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Reference Number EP/N001982/1
Title Design and high throughput microwave synthesis of Li-ion battery materials
Status Completed
Energy Categories OTHER POWER and STORAGE TECHNOLOGIES(Energy storage) 100%;
Research Types Basic and strategic applied research 100%
Science and Technology Fields PHYSICAL SCIENCES AND MATHEMATICS (Chemistry) 80%;
PHYSICAL SCIENCES AND MATHEMATICS (Physics) 10%;
PHYSICAL SCIENCES AND MATHEMATICS (Metallurgy and Materials) 10%;
UKERC Cross Cutting Characterisation Not Cross-cutting 100%
Principal Investigator Dr S Corr
No email address given
Chemistry
University of Glasgow
Award Type Standard
Funding Source EPSRC
Start Date 01 October 2015
End Date 30 September 2018
Duration 36 months
Total Grant Value £1,221,082
Industrial Sectors Energy
Region Scotland
Programme Energy : Energy
 
Investigators Principal Investigator Dr S Corr , Chemistry, University of Glasgow (99.993%)
  Other Investigator Professor AL Goodwin , Oxford Chemistry, University of Oxford (0.001%)
Dr P J Baker , ISIS Pulsed Neutron & Muon Source, STFC (Science & Technology Facilities Council) (0.001%)
Dr P Panchmatia , Chemistry, Loughborough University (0.001%)
Professor D Gregory , Chemistry, University of Glasgow (0.001%)
Dr E Cussen , Pure and Applied Chemistry, University of Strathclyde (0.001%)
Dr D O Scanlon , Chemistry, University College London (0.001%)
Dr N Gadegaard , Electronics and Electrical Engineering, University of Glasgow (0.001%)
  Industrial Collaborator Project Contact , Johnson Matthey plc (0.000%)
Web Site
Objectives
Abstract Declining fossil fuel reserves and ever-increasing demands for energy make developments in energy storage capabilities vital. Battery usage is becoming increasingly widespread, but this is presenting new challenges due to materials scarcity and limitations in battery performance. It is vital that the increased exploitation of existing battery materials and the development of next generation batteries proceeds through sustainable approaches.We propose to deliver a continuous, scaled-up route for the preparation of next generation battery materials. We will exploit the efficiency of microwave reactors with a high throughput approach to deliver a 'greener' route to existing battery materials. In parallel to this we will explore the opportunities of integration of battery components into polymeric matrices to allow rapid, high accuracy materials deposition to deliver exceptionally high quality devices capable of safely integrating the higher energy density materials of the future.We have targeted specific materials that have known function as cathodes, anodes or electrolytes and will deliver bulk quantities of these whilst investigating related materials designed with optimised properties. State-of-the art computational approaches to materials exploration in silico will run in close collaboration with the synthetic teams in order to give a fast, iterative process of materials discovery, investigation and exploitation. The multiple electrochemical, structural and compositional changes that occur during battery operation must be understood in order to exploit these materials in a safe, reliable manner so that devices can be delivered to end users. The team will bring their extensive experience to bear on these problems to carry out the full structural, compositional and electrochemical analysis of these materials, vital in delivering reliable performance. Expertise in probing the local structure will allow us to generate insights into the nature of the electrochemical interfaces between anode/electrode/cathode. These are the regions where materials are at the limits of their (electro)chemical stability and so this understanding will allow us to find and then improve the limits of materials' performance in operando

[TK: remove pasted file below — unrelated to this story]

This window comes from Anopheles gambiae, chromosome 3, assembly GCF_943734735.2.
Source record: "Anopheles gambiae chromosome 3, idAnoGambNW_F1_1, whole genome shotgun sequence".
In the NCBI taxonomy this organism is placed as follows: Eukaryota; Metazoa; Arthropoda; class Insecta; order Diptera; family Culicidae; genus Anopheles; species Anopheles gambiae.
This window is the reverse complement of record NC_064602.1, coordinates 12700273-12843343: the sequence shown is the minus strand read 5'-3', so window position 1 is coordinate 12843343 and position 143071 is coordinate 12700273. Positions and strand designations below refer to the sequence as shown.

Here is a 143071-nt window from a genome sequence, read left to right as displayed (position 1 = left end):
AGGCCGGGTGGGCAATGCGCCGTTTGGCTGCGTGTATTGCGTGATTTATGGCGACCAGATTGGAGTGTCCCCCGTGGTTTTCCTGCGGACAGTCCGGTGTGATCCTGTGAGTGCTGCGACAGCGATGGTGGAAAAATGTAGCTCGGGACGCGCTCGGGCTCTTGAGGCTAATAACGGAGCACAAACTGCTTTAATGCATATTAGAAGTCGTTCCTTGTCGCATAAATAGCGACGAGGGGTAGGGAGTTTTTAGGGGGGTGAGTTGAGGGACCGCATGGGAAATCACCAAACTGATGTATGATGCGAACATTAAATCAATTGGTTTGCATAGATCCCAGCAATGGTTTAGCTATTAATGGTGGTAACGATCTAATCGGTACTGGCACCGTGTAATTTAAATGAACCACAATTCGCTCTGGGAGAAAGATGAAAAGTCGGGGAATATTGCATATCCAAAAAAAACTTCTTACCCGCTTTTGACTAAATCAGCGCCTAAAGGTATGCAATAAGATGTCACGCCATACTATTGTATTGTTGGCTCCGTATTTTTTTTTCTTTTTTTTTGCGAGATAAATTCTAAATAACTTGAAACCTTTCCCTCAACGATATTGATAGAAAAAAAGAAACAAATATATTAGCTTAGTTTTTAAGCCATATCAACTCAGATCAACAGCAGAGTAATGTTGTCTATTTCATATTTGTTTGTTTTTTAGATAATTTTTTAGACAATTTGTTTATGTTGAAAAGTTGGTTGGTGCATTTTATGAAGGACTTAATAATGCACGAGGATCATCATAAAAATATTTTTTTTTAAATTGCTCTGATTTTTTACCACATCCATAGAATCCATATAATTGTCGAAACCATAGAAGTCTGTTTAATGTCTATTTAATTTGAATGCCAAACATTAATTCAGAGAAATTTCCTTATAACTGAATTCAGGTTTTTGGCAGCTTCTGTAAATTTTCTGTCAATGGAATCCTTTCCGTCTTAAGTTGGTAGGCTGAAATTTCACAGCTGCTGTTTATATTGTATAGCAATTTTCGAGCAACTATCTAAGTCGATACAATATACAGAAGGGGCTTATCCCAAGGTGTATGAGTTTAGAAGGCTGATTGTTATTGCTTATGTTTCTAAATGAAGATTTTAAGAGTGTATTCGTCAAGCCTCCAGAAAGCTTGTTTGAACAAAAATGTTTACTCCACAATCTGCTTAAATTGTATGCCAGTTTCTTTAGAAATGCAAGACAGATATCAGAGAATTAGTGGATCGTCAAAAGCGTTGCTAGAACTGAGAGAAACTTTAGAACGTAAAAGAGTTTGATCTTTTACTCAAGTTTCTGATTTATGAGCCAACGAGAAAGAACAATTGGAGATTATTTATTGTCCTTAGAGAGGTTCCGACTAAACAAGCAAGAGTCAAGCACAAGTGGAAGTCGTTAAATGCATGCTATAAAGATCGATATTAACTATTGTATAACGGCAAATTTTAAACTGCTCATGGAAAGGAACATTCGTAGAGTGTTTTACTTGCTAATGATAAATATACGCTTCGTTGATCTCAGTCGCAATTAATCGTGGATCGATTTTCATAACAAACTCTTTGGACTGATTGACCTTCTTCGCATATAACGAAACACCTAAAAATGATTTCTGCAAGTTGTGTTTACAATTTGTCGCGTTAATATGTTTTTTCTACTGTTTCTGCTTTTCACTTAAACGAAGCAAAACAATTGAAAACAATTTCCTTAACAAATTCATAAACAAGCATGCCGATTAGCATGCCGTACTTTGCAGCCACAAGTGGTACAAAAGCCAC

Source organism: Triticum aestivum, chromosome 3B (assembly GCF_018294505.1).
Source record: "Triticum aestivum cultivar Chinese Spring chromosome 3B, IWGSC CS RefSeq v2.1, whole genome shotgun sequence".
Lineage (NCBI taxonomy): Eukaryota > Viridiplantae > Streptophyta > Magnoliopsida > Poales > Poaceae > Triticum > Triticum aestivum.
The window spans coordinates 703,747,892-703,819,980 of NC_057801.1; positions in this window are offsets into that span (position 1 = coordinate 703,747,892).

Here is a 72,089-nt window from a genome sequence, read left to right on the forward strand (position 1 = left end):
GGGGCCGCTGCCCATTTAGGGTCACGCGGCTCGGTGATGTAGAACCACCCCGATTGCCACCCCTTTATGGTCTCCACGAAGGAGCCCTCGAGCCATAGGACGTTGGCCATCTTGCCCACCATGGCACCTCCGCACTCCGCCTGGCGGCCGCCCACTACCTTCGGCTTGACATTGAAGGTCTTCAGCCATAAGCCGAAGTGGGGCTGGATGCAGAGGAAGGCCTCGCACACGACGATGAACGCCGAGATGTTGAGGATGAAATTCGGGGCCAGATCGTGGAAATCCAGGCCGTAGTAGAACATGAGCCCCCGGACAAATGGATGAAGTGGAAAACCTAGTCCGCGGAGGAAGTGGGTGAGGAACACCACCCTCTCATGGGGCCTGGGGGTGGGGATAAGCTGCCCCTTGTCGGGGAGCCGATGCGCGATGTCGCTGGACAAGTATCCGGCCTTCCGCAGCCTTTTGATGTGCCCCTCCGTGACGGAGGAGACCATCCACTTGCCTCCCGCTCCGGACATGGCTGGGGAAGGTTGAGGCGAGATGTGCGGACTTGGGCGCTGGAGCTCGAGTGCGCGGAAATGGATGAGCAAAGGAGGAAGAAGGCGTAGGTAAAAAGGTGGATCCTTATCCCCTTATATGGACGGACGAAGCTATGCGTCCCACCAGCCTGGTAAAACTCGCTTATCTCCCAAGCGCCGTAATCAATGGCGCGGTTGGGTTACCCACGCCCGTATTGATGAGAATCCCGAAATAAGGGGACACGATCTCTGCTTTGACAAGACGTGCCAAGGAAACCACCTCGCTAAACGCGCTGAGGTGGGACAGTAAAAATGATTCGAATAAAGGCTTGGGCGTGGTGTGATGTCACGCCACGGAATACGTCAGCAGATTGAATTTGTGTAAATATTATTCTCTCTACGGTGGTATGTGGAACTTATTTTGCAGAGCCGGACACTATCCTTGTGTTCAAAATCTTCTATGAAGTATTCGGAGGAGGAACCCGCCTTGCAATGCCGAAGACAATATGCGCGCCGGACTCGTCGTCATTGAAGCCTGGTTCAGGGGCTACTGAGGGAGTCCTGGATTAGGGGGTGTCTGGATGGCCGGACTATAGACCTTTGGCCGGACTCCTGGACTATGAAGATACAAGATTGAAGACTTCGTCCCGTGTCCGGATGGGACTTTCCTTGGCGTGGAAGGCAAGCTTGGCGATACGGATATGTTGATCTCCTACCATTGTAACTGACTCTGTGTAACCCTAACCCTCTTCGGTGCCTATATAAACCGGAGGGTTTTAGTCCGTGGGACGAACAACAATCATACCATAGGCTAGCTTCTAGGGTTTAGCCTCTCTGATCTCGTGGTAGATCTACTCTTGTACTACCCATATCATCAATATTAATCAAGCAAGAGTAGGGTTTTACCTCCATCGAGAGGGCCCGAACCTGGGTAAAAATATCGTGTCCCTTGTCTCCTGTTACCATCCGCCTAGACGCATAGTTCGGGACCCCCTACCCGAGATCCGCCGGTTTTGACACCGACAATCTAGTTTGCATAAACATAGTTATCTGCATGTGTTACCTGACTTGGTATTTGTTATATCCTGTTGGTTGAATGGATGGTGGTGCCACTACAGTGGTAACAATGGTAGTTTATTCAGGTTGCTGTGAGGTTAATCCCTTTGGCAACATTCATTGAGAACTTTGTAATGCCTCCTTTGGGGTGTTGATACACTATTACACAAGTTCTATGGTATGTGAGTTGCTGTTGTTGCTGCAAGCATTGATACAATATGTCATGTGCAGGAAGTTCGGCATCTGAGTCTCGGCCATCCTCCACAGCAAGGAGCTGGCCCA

Publications (none)
Final Report (none)
Added to Database 10/11/15